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How to spot Japanese Knotweed and methods to control it

By Mia O'Hare

Japanese Knotweed can cause very serious problems for homeowners and their gardens, with some even having mortgages denied because of it. The plant can be a major headache as it can grow up to seven feet tall, cause damage to properties and be extremely difficult to remove.

When left unchecked, the knotweed can grow through cracks in concrete, tarmac in driveways, drains and cavity walls. According to data from Evironet, Nottingham is the 10th worst affected location in Great Britain, having 225 infestations within a four kilometre radius.

The weed spreads rapidly and in the summer the bamboo-like stems emerge from underground to shoot over 2.1 meters whereas in the winter the plant dies back down to ground level. Stem growth is renewed each year from the stout underground.

Read more: Huge new Popeyes chicken restaurant to open at former Burger King outside Victoria Centre

What is Japanese Knotweed?

It was originally introduced to Britain as an ornamental garden plant, but is an invasive non-native species and it can suppress all other plant growth. The weed normally affects waysides, garden beds, borders and paving and can have roots 1 metres deep.

The plant grows in large clumps of tall canes with purple spots. Light green heart-shaped leaves come off the stems, followed by hanging clusters of creamy white flowers. The leaves are 14cm in length and the flowers can grow to 15cm.

In late Autumn, the canes die and lose their leaves however the dead plants can often remain standing and sometimes take years to decompose. In Spring, there will be fleshy red shoots growing on their own or on the dead bamboo canes.

How to remove Japanese Knotweed

The removal of Japanese Knotweed takes a lot of determination since it is very hard to remove by hand or by chemicals. It has a reputation of being one of the most troublesome garden weeds.

Small clumps of the weed can be straightforward to manage by digging them out or spraying with weed killer. Gardners' World suggest hiring a qualified professional company to remove large clumps of knotweed.

The professionals will be able to draw up risk reports and offer treatment plans with a guarantee on its complete removal. This is normally an accepted way of removing knotweed by mortgage lenders.

For organic removals of Japanese knotweed, it is important to know that digging out the plant can cause more problems in the long run. The weed is able to regenerate from just the smallest pieces of root.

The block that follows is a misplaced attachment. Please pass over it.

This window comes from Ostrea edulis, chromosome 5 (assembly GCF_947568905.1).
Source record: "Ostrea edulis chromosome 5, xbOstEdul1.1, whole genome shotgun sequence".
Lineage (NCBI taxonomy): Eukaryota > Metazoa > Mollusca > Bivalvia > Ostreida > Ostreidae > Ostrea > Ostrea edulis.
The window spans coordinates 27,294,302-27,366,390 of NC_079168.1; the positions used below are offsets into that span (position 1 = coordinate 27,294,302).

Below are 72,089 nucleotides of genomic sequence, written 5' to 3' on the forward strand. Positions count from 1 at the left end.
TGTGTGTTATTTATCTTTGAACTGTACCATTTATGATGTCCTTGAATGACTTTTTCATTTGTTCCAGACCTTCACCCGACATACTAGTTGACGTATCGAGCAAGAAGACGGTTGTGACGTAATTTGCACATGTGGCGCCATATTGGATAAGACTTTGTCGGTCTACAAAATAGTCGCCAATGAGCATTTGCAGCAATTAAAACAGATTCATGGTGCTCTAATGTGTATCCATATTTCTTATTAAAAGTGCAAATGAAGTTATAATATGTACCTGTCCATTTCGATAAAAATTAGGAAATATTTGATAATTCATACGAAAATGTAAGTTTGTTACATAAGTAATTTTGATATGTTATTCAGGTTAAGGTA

However, it is possible to gradually weaken the plant by removing all of its leaves as soon as they grow. This will stop the weed from photosynthesising but be aware this method can take many years to have an effect.

If you want to use a chemical approach, a glyphosate-based weed killer is the best option, though it can take several applications, over up to four seasons, to completely eradicate Japanese knotweed. It is best to cut the canes so the weed killer can go through the plant and roots.

Glyphosate-treated knotweed will often regrow the following spring, albeit much less vigorously. It’s important to administer a second application to this growth.

Japanese Knotweed and the law

Please note it is now an offence to cause Japanese knotweed to grow in the wild, either by means of fly-tipping or allowing the plant to escape the confines of your garden.

If you have grown knotweed in your garden and want to sell your property, you will have to remove it before putting it up on the market. Under the Environmental Protection Act 1990, Japanese knotweed is classed as ‘controlled waste’.

This means it is illegal to add it to home-compost or council-run garden waste bins. You are permitted to burn the waste or alternatively, you will have dispose of it at a licensed landfill site.

Japanese Knotweed in Nottinghamshire

The current hotspots for the weed in Nottinghamshire this year are:

  1. Nottingham - 225 infestations
  2. Bulwell - 166 infestations
  3. Ilkeston - 161 infestations
  4. Mansfield - 154 infestations
  5. Long Eaton - 131 infestations

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Dive Deeper:
Worst areas in the UK for Japanese knotweed named - see if your area is on list
The notorious weeds grow tall and spread rapidly, can cause damage to your property and can even stop other plants…
Greater Manchester location named as worst Japanese knotweed hotspot in the UK - see full list
The damaging weed can cause serious problems and is a nightmare to deal with
Japanese knotweed worst hotspots in the UK revealed - is your area one of them?
The UK is being invaded by the Japanese knotweed, a damaging weed that is spreading though the country. Some areas…
The areas of Wales most at risk from Japanese knotweed
The weed is notoriously difficult to remove from gardens
One subscription that gives you access to news from hundreds of sites
People in Bulwell are keeping a ‘look out’ for Japanese knotweed as it becomes a hotspot
It is one of the worst affected areas in Nottinghamshire
New map shows Edinburgh as one of worst Japanese knotweed hotspots in the UK
Japanese knotweed is known for being incredibly difficult to fully remove, due to how deep its roots grow - and…
Get all your news in one place